By Stephanie Kelly
NEW YORK (Reuters) – The U.S. Environmental Protection Agency will announce a decision as early as Thursday on numerous pending applications from small fuel producers seeking to be excused from biofuel blending mandates, according to two sources familiar with the matter.
The EPA has accumulated a backlog of more than 60 requests for the so-called Small Refinery Exemptions, sought by refineries that argue the cost of blending biofuels like ethanol into their fuel could put them out of business, after a 2020 court decision narrowed the criteria for what facilities should be eligible for the relief.
The EPA in December issued a proposal to reject 65 pending SRE applications. EPA’s web site shows the agency has a total of 69 pending SRE requests.
The sources said the EPA is poised to announce a decision on some or all of the pending SREs as early as Thursday. It was not clear if the agency’s decision would match the December proposal.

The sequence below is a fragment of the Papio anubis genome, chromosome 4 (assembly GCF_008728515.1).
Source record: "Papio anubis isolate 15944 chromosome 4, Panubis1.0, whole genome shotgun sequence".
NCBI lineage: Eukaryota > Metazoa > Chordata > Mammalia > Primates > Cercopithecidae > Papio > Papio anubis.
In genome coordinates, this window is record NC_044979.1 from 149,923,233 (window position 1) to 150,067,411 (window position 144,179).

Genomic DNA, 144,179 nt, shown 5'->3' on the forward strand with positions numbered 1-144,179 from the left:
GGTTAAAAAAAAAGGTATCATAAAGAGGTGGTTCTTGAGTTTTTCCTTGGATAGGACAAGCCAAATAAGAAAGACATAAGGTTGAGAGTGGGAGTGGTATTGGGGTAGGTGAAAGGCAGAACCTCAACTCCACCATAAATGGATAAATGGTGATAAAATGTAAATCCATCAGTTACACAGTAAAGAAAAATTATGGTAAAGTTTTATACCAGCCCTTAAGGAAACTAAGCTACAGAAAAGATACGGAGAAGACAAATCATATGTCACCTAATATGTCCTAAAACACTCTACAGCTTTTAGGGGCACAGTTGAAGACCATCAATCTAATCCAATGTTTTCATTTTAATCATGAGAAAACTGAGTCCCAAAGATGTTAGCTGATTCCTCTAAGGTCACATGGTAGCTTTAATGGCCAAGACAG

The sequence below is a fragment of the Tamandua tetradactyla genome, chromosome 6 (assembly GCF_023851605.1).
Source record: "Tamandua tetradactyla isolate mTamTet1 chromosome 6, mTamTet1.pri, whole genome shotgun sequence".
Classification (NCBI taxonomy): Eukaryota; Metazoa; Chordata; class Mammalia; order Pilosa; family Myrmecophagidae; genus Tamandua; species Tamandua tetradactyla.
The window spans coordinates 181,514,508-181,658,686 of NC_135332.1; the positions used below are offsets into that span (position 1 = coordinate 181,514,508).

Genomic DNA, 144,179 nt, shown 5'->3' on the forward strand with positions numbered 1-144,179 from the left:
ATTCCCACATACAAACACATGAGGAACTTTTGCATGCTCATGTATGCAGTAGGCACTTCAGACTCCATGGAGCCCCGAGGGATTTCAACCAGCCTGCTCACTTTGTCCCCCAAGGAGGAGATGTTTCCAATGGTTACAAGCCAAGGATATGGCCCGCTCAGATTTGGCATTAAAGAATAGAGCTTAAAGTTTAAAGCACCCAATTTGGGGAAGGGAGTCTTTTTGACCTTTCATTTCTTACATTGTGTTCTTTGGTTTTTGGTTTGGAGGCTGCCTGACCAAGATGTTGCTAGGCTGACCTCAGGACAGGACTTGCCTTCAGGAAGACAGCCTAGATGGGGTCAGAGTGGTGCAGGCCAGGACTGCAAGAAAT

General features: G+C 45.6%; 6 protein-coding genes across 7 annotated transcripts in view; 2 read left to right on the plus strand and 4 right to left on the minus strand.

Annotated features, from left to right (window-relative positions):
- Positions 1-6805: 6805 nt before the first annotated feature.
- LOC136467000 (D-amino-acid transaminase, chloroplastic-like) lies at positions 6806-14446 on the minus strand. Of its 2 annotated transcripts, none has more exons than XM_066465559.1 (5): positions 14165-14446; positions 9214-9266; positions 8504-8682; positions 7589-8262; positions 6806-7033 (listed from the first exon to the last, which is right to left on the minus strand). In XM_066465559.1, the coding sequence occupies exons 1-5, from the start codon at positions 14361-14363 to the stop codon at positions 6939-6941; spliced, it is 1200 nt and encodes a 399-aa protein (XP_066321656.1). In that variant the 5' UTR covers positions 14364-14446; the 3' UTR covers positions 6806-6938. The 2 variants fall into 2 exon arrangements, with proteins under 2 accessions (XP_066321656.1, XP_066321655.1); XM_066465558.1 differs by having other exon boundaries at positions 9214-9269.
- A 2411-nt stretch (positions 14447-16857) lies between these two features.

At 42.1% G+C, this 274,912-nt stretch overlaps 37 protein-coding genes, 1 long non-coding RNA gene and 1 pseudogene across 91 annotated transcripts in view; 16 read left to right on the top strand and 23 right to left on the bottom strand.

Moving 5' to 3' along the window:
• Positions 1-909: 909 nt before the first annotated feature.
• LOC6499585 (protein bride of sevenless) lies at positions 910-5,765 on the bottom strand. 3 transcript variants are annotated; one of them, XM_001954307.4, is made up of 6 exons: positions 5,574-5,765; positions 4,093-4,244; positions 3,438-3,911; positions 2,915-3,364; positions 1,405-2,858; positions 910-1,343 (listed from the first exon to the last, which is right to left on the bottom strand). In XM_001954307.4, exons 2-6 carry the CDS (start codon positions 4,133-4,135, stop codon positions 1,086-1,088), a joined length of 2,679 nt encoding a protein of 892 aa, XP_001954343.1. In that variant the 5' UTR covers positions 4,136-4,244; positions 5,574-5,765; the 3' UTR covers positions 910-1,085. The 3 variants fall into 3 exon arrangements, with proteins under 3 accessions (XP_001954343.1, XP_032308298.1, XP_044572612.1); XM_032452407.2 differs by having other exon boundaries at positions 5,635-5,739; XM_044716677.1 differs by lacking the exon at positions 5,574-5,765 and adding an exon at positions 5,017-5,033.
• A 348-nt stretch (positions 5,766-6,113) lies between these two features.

The agency declined to comment.
Former President Donald Trump’s EPA had dramatically increased such waivers to refiners, angering biofuel producers who argued the administration was abusing the program to help its allies in the oil industry at the expense of farmers. Trump’s EPA denied the claim.
Under the U.S. Renewable Fuel Standard, oil refineries must blend billions of gallons of corn-based ethanol and other fuels into the fuel pool or purchase credits from those that do. The policy is intended to help farmers and reduce petroleum imports.
(Reporting by Stephanie Kelly; additional reporting by Valerie Volcovici and Jarrett Renshaw; Writing by Richard Valdmanis; editing by Grant McCool)